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A tattoo artist on finding meaningful work with cancer patients


 
Manon Payette with a client. (Photograph by Jessica Deeks)

Manon Payette, on treating breast-cancer survivors: ‘I’m the happy ending, because they’re alive’ (Photograph by Jessica Deeks)

Manon Payette: Paramedical tattoo artist, White Lies Beauty, Orléans, Ont.

Education and training: one-year makeup artist certificate from La Cité collégiale; multiple courses from Micro-Pigmentation Centre in Toronto and BioTouch Canada in Vancouver

Average income: $450 to $800 per patient

Years on the job: 13

Q: Why did you go into paramedical tattooing?

a: After a while, after doing brows and lips and eyes, you’re not bored, but you want to give a better meaning to your work. I like my clients’ reactions after getting my tattoos. When you start with a breast that has nothing but scars, then when it’s done you have a more natural breast, that’s very rewarding. I’m helping people. I don’t save lives—I’m at the end of the nightmare. When someone learns they have cancer, they’re not thinking of perky breasts. First, they don’t want to die. After that, it’s “What am I going to look like?” I’m the happy ending, because they’re alive.

Q: What are some of the challenges that come with this job?

a: You have to understand what the client wants—make them talk a lot. You have to be patient. A perfectionist. When you’re mature, that helps—people trust you more. But physically, you’re bending a lot, you have to be careful of your posture when you do the procedures.

READ: La Cité collégiale | Ottawa, Ont. | Founded 1989

Q: How is it different from regular tattooing?

a: Regular tattoos are as detailed, but colour-wise, when you have to match a breast that’s been reconstructed with one that has not been reconstructed, that’s tricky. You can’t really, really make it look like the natural colour of skin because you’re using a pigment. So you have to be good with colours. You have to be artistic, but I would say more important is precision. For example, when I do eyebrows, brown is made of green and red, but if you have someone with red undertones to their skin and you do brown brows that have more red in them, it’s going to turn reddish. So the difference is the importance of the chemistry of the skin and the pigments.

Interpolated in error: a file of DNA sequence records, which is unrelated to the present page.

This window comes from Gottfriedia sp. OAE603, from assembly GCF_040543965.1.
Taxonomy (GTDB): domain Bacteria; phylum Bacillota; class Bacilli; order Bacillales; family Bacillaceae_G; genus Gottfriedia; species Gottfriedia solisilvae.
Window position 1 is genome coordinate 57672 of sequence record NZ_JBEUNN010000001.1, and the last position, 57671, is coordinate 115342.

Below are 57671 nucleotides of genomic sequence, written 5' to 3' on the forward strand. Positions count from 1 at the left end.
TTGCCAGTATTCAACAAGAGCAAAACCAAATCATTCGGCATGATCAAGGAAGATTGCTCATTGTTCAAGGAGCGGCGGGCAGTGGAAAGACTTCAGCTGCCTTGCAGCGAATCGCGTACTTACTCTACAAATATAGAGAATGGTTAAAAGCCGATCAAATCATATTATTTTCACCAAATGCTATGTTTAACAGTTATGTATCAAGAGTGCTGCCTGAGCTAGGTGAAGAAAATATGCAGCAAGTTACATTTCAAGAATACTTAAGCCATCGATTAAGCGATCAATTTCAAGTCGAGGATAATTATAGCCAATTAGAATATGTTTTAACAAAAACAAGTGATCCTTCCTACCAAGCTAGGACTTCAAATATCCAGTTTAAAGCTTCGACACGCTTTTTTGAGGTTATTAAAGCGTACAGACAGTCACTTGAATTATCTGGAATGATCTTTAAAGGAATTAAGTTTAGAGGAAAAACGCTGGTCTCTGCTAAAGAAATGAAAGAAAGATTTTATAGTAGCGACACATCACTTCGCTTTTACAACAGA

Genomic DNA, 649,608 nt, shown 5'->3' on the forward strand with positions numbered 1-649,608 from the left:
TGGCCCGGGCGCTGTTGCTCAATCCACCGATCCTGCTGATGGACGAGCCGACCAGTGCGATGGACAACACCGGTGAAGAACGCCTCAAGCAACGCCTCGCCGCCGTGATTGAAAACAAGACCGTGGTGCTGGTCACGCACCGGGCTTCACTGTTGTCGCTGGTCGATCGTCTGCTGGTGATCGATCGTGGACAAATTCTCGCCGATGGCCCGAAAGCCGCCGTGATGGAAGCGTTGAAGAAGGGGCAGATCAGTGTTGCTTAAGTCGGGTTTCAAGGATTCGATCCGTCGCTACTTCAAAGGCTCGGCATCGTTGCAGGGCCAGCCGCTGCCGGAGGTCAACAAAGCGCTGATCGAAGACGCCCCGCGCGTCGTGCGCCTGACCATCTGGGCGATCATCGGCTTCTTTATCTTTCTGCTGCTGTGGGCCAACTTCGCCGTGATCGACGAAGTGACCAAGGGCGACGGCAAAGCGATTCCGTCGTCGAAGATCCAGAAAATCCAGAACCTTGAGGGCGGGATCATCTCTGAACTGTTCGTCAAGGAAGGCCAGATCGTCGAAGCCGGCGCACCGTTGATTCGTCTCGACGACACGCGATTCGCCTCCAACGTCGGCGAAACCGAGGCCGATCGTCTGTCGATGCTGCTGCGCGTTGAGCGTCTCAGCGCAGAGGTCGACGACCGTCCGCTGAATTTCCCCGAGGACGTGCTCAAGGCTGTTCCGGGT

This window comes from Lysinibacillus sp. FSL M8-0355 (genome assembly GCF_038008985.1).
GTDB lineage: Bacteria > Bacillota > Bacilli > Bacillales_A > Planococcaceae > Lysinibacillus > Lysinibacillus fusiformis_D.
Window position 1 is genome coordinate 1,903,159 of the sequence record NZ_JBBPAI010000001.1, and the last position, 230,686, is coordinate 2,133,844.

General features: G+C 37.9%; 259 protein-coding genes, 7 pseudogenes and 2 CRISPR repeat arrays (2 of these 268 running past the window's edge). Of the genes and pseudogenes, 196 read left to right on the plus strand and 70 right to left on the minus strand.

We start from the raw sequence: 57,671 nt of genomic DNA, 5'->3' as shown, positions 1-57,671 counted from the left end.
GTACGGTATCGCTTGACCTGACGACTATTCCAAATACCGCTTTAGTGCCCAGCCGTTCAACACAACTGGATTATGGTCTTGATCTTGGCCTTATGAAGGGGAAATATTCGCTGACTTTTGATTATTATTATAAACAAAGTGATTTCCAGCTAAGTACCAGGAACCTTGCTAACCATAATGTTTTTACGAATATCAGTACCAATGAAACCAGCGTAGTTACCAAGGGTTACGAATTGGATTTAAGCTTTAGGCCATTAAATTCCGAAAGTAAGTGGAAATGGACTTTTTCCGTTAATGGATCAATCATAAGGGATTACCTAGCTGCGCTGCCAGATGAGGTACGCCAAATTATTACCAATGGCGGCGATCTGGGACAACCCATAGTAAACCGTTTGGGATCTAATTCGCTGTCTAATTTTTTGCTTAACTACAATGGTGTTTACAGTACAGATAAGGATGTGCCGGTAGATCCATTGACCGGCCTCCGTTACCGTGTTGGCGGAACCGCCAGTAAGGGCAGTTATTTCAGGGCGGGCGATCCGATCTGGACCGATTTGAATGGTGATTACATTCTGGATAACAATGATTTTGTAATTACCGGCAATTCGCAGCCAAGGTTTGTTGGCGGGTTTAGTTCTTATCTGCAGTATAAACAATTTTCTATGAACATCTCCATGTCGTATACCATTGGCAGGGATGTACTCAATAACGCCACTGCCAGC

Q: Do you have any advice for someone looking at paramedical tattooing as a career?

a: I would couple it with something else. A good background in aesthetics would definitely help, and when you hear about new techniques, you go check it out. It’s getting more and more popular—more and more people are doing it without the proper training. Open your own place; I’ve always worked for myself. Remember, in terms of medical tattooing and breast reconstruction, we’re behind. Canada is so far behind compared to other countries. So the industry is going to grow.


 

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